Cookie-cutter ‘Annabelle’ Offers Zero Scares

by Brian Reeves on October 2, 2014

in Print Reviews,Reviews

[Rock Fist Way Down]

Dolls are creepy. The way they stare back at you with dead, lifeless, unblinking eyes is unsettling. Horror films have known this for years, and there have been plenty of movies that take advantage of it. Annabelle is the latest addition to the list of scary-doll films. Unfortunately, outside of one or two well-done scenes, Annabelle is unable to capture the scares and thrills of its far superior source material, the 2013 release The Conjuring.

Promotional material for the film reads, “Before the The Conjuring, there was Annabelle.” The creepy doll played a small part in The Conjuring as vessel for demons trying to take human souls.

Director John R. Leonetti and writer Gary Dauberman, neither of which were involved with The Conjuring, assume you already know this and make no effort whatsoever to give the doll anything other than a wham-bam thank you ma’am origin story. One drop of Satanic cultist’s blood in the doll’s eye equals possessed demon-doll within the first 10 minutes, as if to say: “Good enough everyone? Okay, moving on. Here are a lot of shots of the creepy looking doll sitting still with scary musical score because you already know where this is headed.”

Prequels are, by nature, tricky propositions. This is even more so in horror movies as the predetermined next step at the end of the movie takes away any sense of mystery about what’s going to happen to the bad guy/demon. We already know it won’t be defeated because we’ve already seen the next chapter. The only thing left is how we get there.

The summed-up plot of Annabelle is generic enough to read like a horror-movie cookie recipe: A mother of a newborn baby is tormented by a demon attempting to hurt her child while skeptical father has no interactions with said demon. Add a dash of Satanic cult members, a priest, and an older woman who instantly understands of her predicament, mix thoroughly, and bake at 666 degrees until done.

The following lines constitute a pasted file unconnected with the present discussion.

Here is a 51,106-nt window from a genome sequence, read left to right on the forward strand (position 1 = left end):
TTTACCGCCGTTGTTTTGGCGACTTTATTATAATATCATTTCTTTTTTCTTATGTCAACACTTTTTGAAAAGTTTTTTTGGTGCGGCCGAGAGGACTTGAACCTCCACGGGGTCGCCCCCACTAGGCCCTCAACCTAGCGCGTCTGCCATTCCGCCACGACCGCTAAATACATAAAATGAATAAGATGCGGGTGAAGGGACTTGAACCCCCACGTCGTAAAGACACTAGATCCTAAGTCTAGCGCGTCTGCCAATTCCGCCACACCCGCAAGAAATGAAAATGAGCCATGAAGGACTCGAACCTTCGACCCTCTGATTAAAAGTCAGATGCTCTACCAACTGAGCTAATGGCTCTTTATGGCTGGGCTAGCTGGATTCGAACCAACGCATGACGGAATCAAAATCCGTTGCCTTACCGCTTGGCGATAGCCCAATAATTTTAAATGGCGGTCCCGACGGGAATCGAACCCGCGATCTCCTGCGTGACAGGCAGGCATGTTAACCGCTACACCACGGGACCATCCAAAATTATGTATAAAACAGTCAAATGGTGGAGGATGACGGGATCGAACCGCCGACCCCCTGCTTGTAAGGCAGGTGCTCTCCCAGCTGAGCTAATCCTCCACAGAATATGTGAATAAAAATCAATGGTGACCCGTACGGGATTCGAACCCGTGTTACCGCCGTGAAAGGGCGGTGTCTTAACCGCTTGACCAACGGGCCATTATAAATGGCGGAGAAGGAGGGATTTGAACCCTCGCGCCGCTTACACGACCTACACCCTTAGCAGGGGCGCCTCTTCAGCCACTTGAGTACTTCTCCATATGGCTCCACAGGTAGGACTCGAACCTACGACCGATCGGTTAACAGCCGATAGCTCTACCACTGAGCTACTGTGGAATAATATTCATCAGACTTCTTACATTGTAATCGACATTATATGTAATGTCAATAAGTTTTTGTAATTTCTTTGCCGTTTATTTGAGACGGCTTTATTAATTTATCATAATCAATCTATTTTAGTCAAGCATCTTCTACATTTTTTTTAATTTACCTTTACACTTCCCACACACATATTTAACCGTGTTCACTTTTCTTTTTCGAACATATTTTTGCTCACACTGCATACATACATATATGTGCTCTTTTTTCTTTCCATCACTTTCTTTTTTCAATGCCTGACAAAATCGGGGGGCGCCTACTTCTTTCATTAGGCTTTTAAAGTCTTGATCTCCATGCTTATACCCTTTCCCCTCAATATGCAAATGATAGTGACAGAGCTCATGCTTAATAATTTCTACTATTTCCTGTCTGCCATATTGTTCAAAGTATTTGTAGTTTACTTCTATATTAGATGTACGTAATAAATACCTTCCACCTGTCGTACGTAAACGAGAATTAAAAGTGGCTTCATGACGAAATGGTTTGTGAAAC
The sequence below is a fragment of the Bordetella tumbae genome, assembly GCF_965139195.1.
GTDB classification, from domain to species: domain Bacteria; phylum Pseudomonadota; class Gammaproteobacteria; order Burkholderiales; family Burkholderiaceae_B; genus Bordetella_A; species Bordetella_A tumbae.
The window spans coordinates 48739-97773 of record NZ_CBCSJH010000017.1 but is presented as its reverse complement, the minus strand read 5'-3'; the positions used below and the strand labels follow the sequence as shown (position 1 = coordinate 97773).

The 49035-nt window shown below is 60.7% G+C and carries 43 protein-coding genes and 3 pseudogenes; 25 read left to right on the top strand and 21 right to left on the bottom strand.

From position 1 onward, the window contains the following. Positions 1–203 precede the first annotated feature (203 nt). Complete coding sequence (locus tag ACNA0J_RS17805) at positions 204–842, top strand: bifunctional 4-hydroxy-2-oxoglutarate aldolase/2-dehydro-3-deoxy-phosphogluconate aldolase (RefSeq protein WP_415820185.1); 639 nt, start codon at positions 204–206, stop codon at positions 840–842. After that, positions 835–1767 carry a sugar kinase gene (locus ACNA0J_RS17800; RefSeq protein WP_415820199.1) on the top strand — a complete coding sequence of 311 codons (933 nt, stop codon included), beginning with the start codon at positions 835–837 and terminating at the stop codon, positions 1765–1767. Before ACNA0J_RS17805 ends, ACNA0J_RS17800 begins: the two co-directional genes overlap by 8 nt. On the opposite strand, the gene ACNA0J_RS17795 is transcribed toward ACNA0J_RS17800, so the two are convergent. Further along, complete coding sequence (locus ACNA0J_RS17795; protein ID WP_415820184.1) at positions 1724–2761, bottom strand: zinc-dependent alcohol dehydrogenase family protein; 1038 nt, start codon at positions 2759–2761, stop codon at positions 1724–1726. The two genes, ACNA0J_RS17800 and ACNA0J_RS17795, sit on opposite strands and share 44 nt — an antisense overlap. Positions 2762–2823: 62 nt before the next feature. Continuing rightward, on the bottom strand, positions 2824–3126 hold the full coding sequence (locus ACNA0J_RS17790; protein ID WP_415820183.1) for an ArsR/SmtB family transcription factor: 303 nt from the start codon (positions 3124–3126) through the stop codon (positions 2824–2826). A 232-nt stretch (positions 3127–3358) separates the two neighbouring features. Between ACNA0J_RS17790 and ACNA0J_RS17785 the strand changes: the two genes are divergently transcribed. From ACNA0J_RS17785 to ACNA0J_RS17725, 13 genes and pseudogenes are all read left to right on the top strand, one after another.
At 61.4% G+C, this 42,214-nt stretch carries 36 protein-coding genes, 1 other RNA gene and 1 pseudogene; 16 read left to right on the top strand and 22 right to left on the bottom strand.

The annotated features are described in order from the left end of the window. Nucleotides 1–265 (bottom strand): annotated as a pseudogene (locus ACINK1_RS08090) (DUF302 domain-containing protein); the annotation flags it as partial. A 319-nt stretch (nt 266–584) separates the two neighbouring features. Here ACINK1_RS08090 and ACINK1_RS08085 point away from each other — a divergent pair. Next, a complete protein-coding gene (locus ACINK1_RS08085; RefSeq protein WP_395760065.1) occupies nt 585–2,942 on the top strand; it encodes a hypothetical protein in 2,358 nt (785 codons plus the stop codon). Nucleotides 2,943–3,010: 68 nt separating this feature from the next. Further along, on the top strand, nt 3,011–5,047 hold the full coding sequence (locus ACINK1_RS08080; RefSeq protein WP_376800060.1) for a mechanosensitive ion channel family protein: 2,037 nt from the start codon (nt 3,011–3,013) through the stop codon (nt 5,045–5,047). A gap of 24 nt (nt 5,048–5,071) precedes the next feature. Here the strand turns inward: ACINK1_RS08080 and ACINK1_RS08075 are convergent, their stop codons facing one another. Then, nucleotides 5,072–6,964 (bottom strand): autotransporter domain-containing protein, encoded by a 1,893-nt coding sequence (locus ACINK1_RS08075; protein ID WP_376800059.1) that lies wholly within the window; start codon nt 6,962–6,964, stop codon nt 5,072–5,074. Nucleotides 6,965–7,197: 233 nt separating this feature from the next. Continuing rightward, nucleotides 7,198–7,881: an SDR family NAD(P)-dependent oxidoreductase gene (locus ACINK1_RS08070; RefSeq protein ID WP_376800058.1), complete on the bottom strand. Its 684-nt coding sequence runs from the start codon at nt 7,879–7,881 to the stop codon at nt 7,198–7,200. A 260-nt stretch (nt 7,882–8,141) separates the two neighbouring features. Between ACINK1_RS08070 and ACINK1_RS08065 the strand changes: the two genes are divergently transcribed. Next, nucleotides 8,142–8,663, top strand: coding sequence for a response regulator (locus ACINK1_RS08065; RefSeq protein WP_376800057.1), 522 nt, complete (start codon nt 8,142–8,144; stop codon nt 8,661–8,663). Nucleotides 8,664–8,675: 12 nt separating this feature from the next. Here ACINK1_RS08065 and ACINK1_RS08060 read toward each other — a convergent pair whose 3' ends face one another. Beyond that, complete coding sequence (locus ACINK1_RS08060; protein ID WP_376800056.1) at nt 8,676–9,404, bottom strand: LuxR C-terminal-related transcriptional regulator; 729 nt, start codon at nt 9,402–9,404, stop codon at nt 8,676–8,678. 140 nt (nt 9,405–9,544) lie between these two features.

With no new ground to tread, a shoestring budget, and a “we need to capitalize on the success of The Conjuring” rush-to-production time schedule, you get exactly what you’d expect — a dull, generic horror film that relies on loud banging noises and jump-scare tactics that is more suited to straight-to-video than a wide theatrical release. I mean, is a movie really even trying when it’s supposed to be set in 1968 and when an emergency happens, someone is actually instructed to “call 911”?

Even if you loved The Conjuring, and I am a fan, there’s just not much reason to see Annabelle. It’s not scary, it’s not fun, and it’s just plain not good. Rock fist way down, save your money.

Brian loves horror movies, old-school heavy metal, and beer — not necessarily in that order. He also digs all the Nightmare on Elm Street movies and is willing to fight people who actually think the Paranormal Activity series is scary because it’s not.

{ 2 comments… read them below or add one }

1 Steve October 3, 2014 at 5:57 pm

1968 was actually the year that 911 became the national emergency number. 😛


2 ronda October 12, 2014 at 6:16 am

Los Angeles County CA 911 was first implemented in 1984.


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